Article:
From Issue #155March 2007
What you fear is that Microsoft will somehow pollute Linux through Novell, but you never mention the possible effect, that some of the Linux way of thinking will blend back into Microsoft.
Projects like the Open Source ODF add-in for MS Word, and Port25, will of course have an effect on the inner culture of Microsoft.
No matter how evil you think the people at MS are, you will have to admit that if the Linux way is as great as we all tell each other it is, people at MS will notice it. And it will color their way of thinking.
Do we mind that?
If MS forms a symbiosis with Linux, will MS have the ability to pull Linux more towards MS, than Linux will pull MS the other way?
Think about it! You say that your crusade against MS isn't personal, that you leave the door open for MS to improve their way. What if Linux itself is that open door?
Most of us in the Linux environment fear that Microsoft will leverage this "deal" to begin the process of extorting money from Linux users (in particular the business users) in the guise of "indemnifying" those users from putative Microsoft "intellecual property" claims. Steve Balmer has already made the claim that Linux users are stealing MS's IP and there are rumors of under the table payoffs from businesses intimidated into paying Microsoft protection money (See: Microsoft Getting Paid for Patents in Linux).
The longer that this state of affairs continues, the worse things become for the state of Linux and the larger universe of Free Software. If Microsoft can institutionalize the concept of a "Microsoft Tax" on Linux and other Free Software, then we are all threatened. If we don't destroy this sprig of Microsoft kudzu now, in five years our world will be enveloped in Microsoft Blue.
I don't argue that everybody should accept paying a Microsoft tax.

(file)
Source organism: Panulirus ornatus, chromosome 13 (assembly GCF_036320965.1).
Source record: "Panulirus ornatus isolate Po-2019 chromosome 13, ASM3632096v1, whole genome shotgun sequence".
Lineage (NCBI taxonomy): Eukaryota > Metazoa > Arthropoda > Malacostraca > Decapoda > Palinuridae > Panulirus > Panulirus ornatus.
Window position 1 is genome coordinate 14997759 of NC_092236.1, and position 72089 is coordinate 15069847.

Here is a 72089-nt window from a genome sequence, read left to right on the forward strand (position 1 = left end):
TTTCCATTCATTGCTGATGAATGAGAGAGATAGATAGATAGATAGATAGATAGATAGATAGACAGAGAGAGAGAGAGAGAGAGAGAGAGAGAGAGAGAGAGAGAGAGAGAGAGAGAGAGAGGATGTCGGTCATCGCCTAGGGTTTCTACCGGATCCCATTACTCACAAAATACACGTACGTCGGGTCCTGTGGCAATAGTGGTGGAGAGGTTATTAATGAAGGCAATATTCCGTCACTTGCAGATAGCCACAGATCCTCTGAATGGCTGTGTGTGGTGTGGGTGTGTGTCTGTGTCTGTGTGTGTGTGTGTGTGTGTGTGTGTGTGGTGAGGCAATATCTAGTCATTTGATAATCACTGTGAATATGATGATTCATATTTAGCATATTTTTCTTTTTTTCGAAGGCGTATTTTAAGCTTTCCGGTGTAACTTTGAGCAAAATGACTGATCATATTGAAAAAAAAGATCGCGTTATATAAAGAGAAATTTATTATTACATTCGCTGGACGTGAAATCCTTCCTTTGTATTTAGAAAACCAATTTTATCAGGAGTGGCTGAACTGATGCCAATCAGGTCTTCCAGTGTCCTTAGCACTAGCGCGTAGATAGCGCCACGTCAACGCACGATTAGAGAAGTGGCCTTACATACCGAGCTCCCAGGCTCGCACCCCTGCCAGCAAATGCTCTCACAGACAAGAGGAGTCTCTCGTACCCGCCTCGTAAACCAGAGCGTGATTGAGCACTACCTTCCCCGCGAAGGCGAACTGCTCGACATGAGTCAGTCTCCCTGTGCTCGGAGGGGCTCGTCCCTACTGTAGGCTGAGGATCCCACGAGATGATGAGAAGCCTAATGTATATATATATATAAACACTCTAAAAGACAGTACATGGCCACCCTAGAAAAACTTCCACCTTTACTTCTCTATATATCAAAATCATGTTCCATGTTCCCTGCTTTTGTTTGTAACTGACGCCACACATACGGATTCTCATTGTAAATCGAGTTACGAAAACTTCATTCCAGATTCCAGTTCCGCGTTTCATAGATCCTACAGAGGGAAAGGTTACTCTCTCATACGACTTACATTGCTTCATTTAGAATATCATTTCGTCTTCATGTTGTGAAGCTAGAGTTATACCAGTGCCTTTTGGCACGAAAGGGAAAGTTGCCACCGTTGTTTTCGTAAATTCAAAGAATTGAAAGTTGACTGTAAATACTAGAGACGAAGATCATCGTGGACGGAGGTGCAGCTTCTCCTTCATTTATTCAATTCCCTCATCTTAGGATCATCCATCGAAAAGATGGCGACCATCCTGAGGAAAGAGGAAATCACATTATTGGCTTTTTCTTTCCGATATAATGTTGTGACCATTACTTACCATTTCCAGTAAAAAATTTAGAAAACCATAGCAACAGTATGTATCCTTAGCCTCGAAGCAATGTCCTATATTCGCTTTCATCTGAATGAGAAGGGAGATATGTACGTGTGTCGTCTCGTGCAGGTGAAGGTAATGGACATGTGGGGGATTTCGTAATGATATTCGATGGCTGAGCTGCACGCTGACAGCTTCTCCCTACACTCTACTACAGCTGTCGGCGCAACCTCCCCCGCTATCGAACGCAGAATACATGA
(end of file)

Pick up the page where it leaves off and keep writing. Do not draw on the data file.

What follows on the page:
Novell has the right to do busines with MS, and if Novell finds that an MS tax is a great thing for Novell to pay, let them.
This is about symbiosis. If MS forms a symbiosis with Linux through a Linux-based income, then MS has started stepping down the path that we have yelled at them to take for the last 10-15 years: The path of Open Source and free software.
MS looks at Linux from a business perspective. Don't mind if they do, they are a business.
We might know better, we might be aware that there is no basis for MS to collect taxes from Linux users. But MS looks at the world through profits, turnover and sales.
And just like a baby tries to understand new things by putting them into its mouth, even though it might be non-food, MS is trying to understand Linux in a very non-Linux way, but in a way that MS is used to understand things.
Somewhere down the stream, people are paying money to Novell that eventually becomes MS profits. Novell thus has a cost that no other Linux vendor has. And thus Novells customers have a cost that other Linux vendors' customers haven't got. Bottom line, businesses and people who buy Linus solutions from Novell are less cost-effective than customers of other Linux vendors.
Let's use the fact that Novell Linux customers are less cost effective than others, to make MS understand better ways of making money with Linux, instead of just yelling at them for making money on silly partnership deals.
If there is no value added for Novells Linux customers in paying the MS tax, these customers will notice and complain, and by that time, MS will be used to a Linux based income, and they will therefore try harder to make money on Linux the Linux-way.